Resident and cross-border migrants make up 73% of Luxembourg’s workforce. For the past ten years they have consistently boosted the resident population by over 10,000 annually. 2021 could disrupt these trends.
“I am expecting to have new migration flows,” says Adolfo Sommarribas of the European Migration Network. Luxembourg’s relative stability compared to other EU nations (the economy contracted 6% compared to 10% in Germany and 12% in France) and limited local workforce means companies will continue to recruit from abroad. EU nationals will be the winners, says Sommarribas. “Because the internal borders aren’t technically closed”, they are unlikely to impact EU passport holders coming to Luxembourg. But third country nationals, such as those from the US or China, may encounter difficulties.
Currently, they make up 7% (18,650) of the documented population and many of them occupy highly qualified roles. Assuming they can obtain the paperwork necessary for a residence permit when administrations in their home countries are closed, and secure housing and passage to Luxembourg, a major obstacle will be family reunification. Family members joining a worker in Luxembourg account for 40% of the residence permits issued annually.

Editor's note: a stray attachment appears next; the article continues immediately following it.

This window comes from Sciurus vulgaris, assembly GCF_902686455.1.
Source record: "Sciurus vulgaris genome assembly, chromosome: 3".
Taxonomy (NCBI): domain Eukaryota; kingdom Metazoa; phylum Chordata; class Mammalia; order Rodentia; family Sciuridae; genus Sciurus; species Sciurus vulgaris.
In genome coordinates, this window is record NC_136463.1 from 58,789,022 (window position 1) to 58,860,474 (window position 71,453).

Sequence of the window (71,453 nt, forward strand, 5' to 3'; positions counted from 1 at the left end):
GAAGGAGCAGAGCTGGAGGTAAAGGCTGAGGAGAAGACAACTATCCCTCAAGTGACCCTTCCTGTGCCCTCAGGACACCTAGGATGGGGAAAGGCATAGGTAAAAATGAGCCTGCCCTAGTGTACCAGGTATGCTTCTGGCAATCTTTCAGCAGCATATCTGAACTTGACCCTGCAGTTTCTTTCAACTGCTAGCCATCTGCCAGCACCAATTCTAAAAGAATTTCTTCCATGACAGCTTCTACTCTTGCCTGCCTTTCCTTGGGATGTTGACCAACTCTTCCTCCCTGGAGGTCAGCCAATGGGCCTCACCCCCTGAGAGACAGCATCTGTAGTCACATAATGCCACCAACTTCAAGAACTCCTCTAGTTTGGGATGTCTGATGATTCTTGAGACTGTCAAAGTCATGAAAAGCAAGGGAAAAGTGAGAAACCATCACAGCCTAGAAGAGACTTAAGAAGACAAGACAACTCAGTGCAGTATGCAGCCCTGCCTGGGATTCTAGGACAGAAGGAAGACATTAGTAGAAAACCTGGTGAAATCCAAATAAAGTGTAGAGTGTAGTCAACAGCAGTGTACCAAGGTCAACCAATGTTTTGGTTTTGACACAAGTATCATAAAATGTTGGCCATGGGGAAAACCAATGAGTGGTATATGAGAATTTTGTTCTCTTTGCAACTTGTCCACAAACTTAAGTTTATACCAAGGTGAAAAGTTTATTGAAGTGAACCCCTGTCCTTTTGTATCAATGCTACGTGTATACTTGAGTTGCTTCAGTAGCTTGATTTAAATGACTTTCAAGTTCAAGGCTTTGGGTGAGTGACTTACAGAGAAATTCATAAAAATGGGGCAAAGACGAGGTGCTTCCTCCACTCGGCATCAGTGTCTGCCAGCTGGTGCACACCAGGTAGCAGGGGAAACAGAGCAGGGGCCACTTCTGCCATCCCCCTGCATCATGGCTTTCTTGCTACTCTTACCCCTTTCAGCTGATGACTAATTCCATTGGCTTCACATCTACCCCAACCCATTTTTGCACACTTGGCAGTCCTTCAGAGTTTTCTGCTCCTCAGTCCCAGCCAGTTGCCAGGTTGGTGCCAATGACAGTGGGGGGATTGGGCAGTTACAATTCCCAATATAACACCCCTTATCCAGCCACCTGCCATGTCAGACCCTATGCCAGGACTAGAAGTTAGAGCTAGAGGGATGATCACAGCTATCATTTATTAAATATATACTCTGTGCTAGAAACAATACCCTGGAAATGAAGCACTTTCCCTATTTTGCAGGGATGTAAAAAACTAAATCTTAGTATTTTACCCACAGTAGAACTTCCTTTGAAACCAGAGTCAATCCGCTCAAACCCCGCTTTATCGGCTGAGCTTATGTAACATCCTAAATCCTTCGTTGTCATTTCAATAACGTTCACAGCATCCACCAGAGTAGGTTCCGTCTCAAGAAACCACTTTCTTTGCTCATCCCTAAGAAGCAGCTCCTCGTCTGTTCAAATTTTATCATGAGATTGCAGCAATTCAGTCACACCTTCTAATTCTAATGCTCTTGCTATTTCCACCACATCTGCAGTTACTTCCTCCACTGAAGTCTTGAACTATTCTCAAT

Family reunification complications
To qualify for family reunification, a working migrant must prove they have enough income to support family members. “If you lose your job and are on unemployment benefits, you won’t fill the criteria to bring anyone,” says Sommarribas. And mass unemployment is a real prospect when current furlough schemes cease. In any case, Sommarribas says the complications will make many would-be migrants “think twice before coming”.
On the Brexit front, Sommarribas believes Luxembourg employers will continue to fight tooth and nail for experts to gain from the City’s loss of passporting rights. A surprise benefit from this divorce could be Luxembourg’s research sector.
“I had a huge increase of applications coming from EU citizens who live in the UK and want to come back to a new country,” says EMN’s Birte Nienaber. In the medium-term, master’s students may be more inclined to choose countries like Luxembourg over the UK, because of the low cost of studies as well as the flexibility of having a Schengen visa.
This article was originally published in the January 2021 edition of Delano Magazine